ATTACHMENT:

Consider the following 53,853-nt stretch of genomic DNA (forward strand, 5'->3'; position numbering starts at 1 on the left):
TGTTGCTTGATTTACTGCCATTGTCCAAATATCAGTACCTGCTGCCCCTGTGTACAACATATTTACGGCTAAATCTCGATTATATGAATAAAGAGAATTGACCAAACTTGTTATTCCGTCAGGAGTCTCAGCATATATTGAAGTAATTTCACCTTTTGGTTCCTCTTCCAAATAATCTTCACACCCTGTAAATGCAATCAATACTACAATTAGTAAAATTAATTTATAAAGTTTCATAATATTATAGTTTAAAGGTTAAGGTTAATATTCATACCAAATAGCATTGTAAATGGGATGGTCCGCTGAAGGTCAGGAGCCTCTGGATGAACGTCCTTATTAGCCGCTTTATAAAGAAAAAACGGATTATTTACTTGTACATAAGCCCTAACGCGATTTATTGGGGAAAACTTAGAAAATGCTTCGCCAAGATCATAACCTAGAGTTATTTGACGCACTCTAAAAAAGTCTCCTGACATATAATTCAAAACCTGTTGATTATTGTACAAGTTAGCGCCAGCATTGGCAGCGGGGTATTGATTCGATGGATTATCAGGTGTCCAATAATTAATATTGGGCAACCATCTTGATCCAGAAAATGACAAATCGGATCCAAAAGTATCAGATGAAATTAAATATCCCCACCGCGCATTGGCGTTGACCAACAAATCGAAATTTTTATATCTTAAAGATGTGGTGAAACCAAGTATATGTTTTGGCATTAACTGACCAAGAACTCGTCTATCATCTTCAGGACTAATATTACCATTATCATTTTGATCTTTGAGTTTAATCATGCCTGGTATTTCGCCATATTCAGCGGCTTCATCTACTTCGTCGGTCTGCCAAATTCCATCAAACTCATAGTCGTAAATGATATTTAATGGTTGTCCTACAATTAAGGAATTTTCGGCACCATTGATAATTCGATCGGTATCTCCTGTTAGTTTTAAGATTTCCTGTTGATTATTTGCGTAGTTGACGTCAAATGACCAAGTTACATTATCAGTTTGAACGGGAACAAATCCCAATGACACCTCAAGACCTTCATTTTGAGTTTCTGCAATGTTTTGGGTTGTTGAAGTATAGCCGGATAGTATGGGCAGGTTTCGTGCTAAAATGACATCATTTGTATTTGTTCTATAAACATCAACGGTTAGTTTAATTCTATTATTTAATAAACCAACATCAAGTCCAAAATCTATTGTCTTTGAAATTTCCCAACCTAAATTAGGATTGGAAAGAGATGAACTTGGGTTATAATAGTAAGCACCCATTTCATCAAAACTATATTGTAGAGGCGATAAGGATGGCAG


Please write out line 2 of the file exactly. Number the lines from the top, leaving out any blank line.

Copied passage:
TGTTGCTTGATTTACTGCCATTGTCCAAATATCAGTACCTGCTGCCCCTGTGTACAACATATTTACGGCTAAATCTCGATTATATGAATAAAGAGAATTGACCAAACTTGTTATTCCGTCAGGAGTCTCAGCATATATTGAAGTAATTTCACCTTTTGGTTCCTCTTCCAAATAATCTTCACACCCTGTAAATGCAATCAATACTACAATTAGTAAAATTAATTTATAAAGTTTCATAATATTATAGTTTAAAGGTTAAGGTTAATATTCATACCAAATAGCATTGTAAATGGGATGGTCCGCTGAAGGTCAGGAGCCTCTGGATGAACGTCCTTATTAGCCGCTTTATAAAGAAAAAACGGATTATTTACTTGTACATAAGCCCTAACGCGATTTATTGGGGAAAACTTAGAAAATGCTTCGCCAAGATCATAACCTAGAGTTATTTGACGCACTCTAAAAAAGTCTCCTGACATATAATTCAAAACCTGTTGATTATTGTACAAGTTAGCGCCAGCATTGGCAGCGGGGTATTGATTCGATGGATTATCAGGTGTCCAATAATTAATATTGGGCAACCATCTTGATCCAGAAAATGACAAATCGGATCCAAAAGTATCAGATGAAATTAAATATCCCCACCGCGCATTGGCGTTGACCAACAAATCGAAATTTTTATATCTTAAAGATGTGGTGAAACCAAGTATATGTTTTGGCATTAACTGACCAAGAACTCGTCTATCATCTTCAGGACTAATATTACCATTATCATTTTGATCTTTGAGTTTAATCATGCCTGGTATTTCGCCATATTCAGCGGCTTCATCTACTTCGTCGGTCTGCCAAATTCCATCAAACTCATAGTCGTAAATGATATTTAATGGTTGTCCTACAATTAAGGAATTTTCGGCACCATTGATAATTCGATCGGTATCTCCTGTTAGTTTTAAGATTTCCTGTTGATTATTTGCGTAGTTGACGTCAAATGACCAAGTTACATTATCAGTTTGAACGGGAACAAATCCCAATGACACCTCAAGACCTTCATTTTGAGTTTCTGCAATGTTTTGGGTTGTTGAAGTATAGCCGGATAGTATGGGCAGGTTTCGTGCTAAAATGACATCATTTGTATTTGTTCTATAAACATCAACGGTTAGTTTAATTCTATTATTTAATAAACCAACATCAAGTCCAAAATCTATTGTCTTTGAAATTTCCCAACCTAAATTAGGATTGGAAAGAGATGAACTTGGGTTATAATAGTAAGCACCCATTTCATCAAAACTATATTGTAGAGGCGATAAGGATGGCAG